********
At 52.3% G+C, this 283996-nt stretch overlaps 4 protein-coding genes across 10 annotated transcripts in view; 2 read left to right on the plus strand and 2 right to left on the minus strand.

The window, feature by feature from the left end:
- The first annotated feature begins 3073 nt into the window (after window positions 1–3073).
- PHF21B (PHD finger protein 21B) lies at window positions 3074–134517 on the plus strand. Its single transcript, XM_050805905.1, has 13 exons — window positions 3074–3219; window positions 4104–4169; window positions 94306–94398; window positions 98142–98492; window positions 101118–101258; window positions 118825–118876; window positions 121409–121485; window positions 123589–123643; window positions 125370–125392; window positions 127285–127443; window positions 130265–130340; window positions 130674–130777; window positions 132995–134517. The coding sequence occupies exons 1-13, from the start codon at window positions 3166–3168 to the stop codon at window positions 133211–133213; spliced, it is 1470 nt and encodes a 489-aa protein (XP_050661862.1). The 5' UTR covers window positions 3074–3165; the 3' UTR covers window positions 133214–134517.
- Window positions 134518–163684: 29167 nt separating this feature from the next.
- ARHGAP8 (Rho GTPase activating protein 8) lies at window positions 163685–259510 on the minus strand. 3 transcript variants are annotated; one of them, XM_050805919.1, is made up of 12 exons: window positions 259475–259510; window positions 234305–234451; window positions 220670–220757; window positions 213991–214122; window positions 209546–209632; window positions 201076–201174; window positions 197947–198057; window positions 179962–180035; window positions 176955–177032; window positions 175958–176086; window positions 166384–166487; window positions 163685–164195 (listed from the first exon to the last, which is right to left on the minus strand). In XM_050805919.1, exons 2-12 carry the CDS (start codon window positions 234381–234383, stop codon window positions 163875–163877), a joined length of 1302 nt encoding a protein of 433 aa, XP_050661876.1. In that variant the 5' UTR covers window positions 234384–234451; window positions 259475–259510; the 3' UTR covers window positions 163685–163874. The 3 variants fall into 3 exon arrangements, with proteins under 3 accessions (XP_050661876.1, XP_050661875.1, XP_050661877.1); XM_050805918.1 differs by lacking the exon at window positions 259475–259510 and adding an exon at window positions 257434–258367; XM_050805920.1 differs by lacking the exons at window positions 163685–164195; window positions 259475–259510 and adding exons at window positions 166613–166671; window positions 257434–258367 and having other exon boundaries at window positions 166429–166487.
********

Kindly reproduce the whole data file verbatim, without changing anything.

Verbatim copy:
At 52.3% G+C, this 283996-nt stretch overlaps 4 protein-coding genes across 10 annotated transcripts in view; 2 read left to right on the plus strand and 2 right to left on the minus strand.

The window, feature by feature from the left end:
- The first annotated feature begins 3073 nt into the window (after window positions 1–3073).
- PHF21B (PHD finger protein 21B) lies at window positions 3074–134517 on the plus strand. Its single transcript, XM_050805905.1, has 13 exons — window positions 3074–3219; window positions 4104–4169; window positions 94306–94398; window positions 98142–98492; window positions 101118–101258; window positions 118825–118876; window positions 121409–121485; window positions 123589–123643; window positions 125370–125392; window positions 127285–127443; window positions 130265–130340; window positions 130674–130777; window positions 132995–134517. The coding sequence occupies exons 1-13, from the start codon at window positions 3166–3168 to the stop codon at window positions 133211–133213; spliced, it is 1470 nt and encodes a 489-aa protein (XP_050661862.1). The 5' UTR covers window positions 3074–3165; the 3' UTR covers window positions 133214–134517.
- Window positions 134518–163684: 29167 nt separating this feature from the next.
- ARHGAP8 (Rho GTPase activating protein 8) lies at window positions 163685–259510 on the minus strand. 3 transcript variants are annotated; one of them, XM_050805919.1, is made up of 12 exons: window positions 259475–259510; window positions 234305–234451; window positions 220670–220757; window positions 213991–214122; window positions 209546–209632; window positions 201076–201174; window positions 197947–198057; window positions 179962–180035; window positions 176955–177032; window positions 175958–176086; window positions 166384–166487; window positions 163685–164195 (listed from the first exon to the last, which is right to left on the minus strand). In XM_050805919.1, exons 2-12 carry the CDS (start codon window positions 234381–234383, stop codon window positions 163875–163877), a joined length of 1302 nt encoding a protein of 433 aa, XP_050661876.1. In that variant the 5' UTR covers window positions 234384–234451; window positions 259475–259510; the 3' UTR covers window positions 163685–163874. The 3 variants fall into 3 exon arrangements, with proteins under 3 accessions (XP_050661876.1, XP_050661875.1, XP_050661877.1); XM_050805918.1 differs by lacking the exon at window positions 259475–259510 and adding an exon at window positions 257434–258367; XM_050805920.1 differs by lacking the exons at window positions 163685–164195; window positions 259475–259510 and adding exons at window positions 166613–166671; window positions 257434–258367 and having other exon boundaries at window positions 166429–166487.